Children's Laureate 2001-2003
Carnegie Medal 1989, 1992
Whitbread Award 1993, 1996
Guardian Fiction Award 1990
Does the past ever leave you?
Locked away by his mother's monster of a boyfriend, Edward is seven years old before a neighbour spots his pale face peering through a crack in the blocked window. Rescue soon comes, but lasting damage has been done.
Years on, it's clear to Edward's new adoptive family that something in his past haunts him still. Then Edward catches sight of a photograph that shocks him to the core.
Could there be yet another monster in his life who has been waiting to break out all along?
Blood Family was shortlisted for the CILIP Carnegie Medal 2014.
Blood Family was published in the US on March 21, 2017 by Simon & Schuster Books for Young Readers; available from Amazon.com or from any bookstore (ISBN: 978-1-4814-7773-4).
"Fine's narrative turns an unflinching lens on issues of free will, family, and individuality. Tenderly crafted and thoroughly thought-provoking, give this one to teens hungry for discussion - and a dose of gritty realism."
"A brutal and hopeful book that deals with addiction, choices, influences, and inherited traits that should find a home in most YA collections."
A starred review in Kirkus Reviews called it "A powerhouse of a story about a boy who survives."
"Reading Anne Fine's work is always a challenge as well as a delight. She's like a difficult relative who appears at family events and tells everyone a few home truths, yet gets away with it because she has such a wickedly witty turn of phrase...
"It's a song about "learning to live with pain" that is deeply serious, but at the same time has a deliciously light touch - a trick only the best artists with genuine insight into the human condition can pull off. Anne Fine is definitely among their company."
Tony Bradman, The Guardian
"...the shifts in narration keep the story moving forward and ably highlight the frustrations, care, and mistakes of the many people who try to help trauma victims."
"This intense, truthful and perfectly crafted story from the double Carnegie medal-winning author, like her novel The Devil Walks, examines the issue of nature versus nurture. Both books feature young boys shut away from the world with psychologically disturbed mothers, but whereas one was a wonderful slice of gothic literature, this is a compelling and all too recognisable modern drama.
"Can a child ever recover from such a dreadful abusive start? Do the petty bureaucracies that afflict social work, the police force and education system ever work in a child's favour? What is so powerful and moving, however, is just how hard everyone is trying to do the right thing. This author does not allow herself any easy targets or any easy answers precisely because life is not like that and she captures every nuance and shade of meaning in every situation so well.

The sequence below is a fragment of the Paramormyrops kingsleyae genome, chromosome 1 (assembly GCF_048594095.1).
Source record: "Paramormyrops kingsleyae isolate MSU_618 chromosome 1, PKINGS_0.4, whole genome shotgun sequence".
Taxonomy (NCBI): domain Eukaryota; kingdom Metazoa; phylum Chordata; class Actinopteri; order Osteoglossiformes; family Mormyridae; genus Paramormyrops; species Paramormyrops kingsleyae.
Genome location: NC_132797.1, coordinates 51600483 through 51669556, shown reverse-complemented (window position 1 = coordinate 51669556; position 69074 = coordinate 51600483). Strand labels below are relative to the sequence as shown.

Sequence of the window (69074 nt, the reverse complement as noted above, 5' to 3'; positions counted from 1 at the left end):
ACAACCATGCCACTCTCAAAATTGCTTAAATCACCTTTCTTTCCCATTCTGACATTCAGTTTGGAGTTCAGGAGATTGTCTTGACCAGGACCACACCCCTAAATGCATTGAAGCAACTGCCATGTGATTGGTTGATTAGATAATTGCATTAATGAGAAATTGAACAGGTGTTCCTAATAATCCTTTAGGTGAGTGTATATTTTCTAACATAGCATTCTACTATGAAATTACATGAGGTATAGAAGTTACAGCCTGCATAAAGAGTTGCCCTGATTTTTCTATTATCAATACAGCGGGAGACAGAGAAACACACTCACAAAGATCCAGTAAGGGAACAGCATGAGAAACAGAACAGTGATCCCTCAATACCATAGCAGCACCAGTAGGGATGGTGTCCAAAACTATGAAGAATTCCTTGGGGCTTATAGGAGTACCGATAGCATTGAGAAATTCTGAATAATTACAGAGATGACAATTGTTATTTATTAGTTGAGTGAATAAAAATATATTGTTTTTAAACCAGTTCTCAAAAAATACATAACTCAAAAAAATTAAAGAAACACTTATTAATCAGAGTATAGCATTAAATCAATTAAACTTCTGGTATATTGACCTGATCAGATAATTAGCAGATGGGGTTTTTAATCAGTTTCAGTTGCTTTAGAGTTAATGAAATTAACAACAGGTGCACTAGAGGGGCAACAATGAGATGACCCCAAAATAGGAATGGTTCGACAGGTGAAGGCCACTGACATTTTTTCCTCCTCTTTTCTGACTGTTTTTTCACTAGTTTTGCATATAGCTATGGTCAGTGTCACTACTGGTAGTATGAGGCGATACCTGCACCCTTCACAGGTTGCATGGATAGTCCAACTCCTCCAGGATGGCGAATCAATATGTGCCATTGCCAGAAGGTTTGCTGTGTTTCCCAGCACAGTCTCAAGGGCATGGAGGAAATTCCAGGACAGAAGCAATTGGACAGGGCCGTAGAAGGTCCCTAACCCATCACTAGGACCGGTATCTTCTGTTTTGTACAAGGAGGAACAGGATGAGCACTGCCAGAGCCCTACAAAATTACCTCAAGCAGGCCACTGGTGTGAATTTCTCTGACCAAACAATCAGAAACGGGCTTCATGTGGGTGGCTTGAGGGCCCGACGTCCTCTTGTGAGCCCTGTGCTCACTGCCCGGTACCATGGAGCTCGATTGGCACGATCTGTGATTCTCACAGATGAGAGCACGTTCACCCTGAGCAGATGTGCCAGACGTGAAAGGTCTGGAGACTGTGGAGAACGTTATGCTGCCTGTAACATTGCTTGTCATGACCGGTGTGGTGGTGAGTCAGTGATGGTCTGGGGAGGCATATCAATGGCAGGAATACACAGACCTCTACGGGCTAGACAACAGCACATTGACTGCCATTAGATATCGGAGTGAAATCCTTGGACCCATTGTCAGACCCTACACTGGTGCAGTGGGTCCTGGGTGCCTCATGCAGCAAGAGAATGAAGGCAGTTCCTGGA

"Eddie is a character who will live with you for a long time and you utterly believe in him on every step of his journey, including when it all appears to go permanently downward. The multiple narrators each offer their insights and perspectives and masterfully allow Eddie's own voice the space for expression rather than be hampered by exposition.
"The subject matter may make people wary of encouraging young people to read this book, but there is nothing here that they do not unfortunately see reflected every day in the media and the message that nothing in life is easy, but that redemption is possible, is both apt and important. Anne Fine writes not only with beautiful economy, but truthfully and with great insight into and respect for young people, who are each trying to make sense of themselves and of the society we live in and that is something we all should value and promote."
"The darker material is offset brilliantly with witty observations and the entire book has a powerfully honest tone that makes this an evocative, emotional and beautifully imagined book."
"Blood Family covers the age-old debate between nature and nurture. It asks if our past can ever be banished. It's about guilt, grief, and anger. But it's also about redemption. It's beautifully, carefully, written. And it feels very, very truthful. I believed every single word - from the degradation of Edward's early life, through the biddable but disassociated child in the early aftermath and the often crass actions of social services, right to the inevitable breakdown in Edward's adolescence. It's the best story in the kitchen sink style I've read in a long time. And I think it'll win prizes."
Jill Murphy, BookBag
Blood Family is almost a companion piece to The Devil Walks. I'd become interested in the difference between the sheer chance of where an unprotected child could end up a hundred years ago - for better or worse - and what happens now. The scrupulousness of modern procedures must prevent horrors in fostering and adoption; but guidelines can become so strict that sometimes the 'real' best solution for a child is no longer seen as acceptable.
I read around the subject a good deal. A child's 'journey through placement' is an extraordinarily complicated business involving so many professionals - all, it seems to me, of good will, but often hampered by procedures of which even they become sceptical.
That's why the story is told in so many voices. Everyone involved with Eddie gets their say. I learned so much about 'looked-after children' while I was writing the book. I don't see how anyone could come to the end of it without a richer appreciation of how much many of these children have to bear, how many people make huge efforts to help them through, and how at the end, to everyone's relief and sheer delight, they can still triumph.
Anne also talked about Blood Family to the Reading Zone, who made it their Teen Book of the Month.